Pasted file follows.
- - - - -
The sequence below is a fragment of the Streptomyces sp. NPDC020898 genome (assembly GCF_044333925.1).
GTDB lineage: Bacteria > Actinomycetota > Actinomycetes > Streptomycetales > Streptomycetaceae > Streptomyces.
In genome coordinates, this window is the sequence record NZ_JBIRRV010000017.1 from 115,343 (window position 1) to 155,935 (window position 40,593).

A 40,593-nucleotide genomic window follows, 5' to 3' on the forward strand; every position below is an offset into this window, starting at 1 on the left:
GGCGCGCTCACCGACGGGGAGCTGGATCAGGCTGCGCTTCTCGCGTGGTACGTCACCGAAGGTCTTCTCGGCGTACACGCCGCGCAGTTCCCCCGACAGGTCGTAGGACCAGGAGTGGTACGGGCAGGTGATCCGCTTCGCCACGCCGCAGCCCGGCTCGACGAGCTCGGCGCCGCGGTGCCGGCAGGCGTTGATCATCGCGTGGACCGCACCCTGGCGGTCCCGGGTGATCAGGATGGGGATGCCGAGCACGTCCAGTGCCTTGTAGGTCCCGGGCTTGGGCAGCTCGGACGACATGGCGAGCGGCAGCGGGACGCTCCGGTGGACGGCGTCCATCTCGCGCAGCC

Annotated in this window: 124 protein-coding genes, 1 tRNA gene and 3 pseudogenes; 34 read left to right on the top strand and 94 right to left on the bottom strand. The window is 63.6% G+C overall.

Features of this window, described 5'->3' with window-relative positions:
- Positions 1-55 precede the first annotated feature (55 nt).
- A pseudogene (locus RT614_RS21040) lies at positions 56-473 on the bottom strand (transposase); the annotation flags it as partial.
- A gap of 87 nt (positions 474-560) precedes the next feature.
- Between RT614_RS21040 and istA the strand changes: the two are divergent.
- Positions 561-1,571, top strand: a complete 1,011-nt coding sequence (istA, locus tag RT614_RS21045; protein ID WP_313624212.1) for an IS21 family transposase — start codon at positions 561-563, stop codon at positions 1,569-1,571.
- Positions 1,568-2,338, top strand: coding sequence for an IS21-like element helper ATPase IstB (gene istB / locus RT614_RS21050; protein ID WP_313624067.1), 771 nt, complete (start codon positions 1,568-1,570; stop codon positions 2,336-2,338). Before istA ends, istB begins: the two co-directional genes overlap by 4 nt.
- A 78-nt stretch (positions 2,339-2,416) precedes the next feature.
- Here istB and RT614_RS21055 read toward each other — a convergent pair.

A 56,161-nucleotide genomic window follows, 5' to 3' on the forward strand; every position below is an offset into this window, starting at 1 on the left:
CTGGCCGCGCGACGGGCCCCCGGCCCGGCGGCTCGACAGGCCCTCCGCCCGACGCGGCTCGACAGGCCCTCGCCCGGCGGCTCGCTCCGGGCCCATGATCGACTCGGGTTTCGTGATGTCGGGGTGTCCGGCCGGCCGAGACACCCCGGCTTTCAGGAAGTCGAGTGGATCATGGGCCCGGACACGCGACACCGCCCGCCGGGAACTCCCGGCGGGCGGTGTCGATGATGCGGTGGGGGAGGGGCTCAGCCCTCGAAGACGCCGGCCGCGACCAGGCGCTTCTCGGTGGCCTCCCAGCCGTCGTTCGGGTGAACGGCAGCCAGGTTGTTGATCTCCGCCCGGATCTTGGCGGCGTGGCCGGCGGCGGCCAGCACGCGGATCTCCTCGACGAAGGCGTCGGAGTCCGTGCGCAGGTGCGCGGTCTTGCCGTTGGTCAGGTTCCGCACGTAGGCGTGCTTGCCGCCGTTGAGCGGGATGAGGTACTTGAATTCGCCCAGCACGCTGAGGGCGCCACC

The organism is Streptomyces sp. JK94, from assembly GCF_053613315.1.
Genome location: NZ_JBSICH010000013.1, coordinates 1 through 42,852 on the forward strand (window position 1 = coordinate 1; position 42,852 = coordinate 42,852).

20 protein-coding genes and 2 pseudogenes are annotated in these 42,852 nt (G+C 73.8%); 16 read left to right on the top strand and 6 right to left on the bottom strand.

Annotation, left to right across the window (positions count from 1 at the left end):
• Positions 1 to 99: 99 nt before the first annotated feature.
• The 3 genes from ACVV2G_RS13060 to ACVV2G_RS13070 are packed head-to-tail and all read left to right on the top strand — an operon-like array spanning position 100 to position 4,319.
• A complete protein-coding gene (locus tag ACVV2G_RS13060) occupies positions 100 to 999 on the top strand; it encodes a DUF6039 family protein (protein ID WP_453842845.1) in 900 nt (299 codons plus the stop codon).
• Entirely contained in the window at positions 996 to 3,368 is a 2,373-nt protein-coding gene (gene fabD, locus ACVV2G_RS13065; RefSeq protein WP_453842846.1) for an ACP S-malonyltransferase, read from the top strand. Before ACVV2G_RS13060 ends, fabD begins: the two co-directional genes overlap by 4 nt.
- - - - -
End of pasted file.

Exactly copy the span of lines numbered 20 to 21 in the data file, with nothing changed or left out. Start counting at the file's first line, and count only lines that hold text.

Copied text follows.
20 protein-coding genes and 2 pseudogenes are annotated in these 42,852 nt (G+C 73.8%); 16 read left to right on the top strand and 6 right to left on the bottom strand.

Annotation, left to right across the window (positions count from 1 at the left end):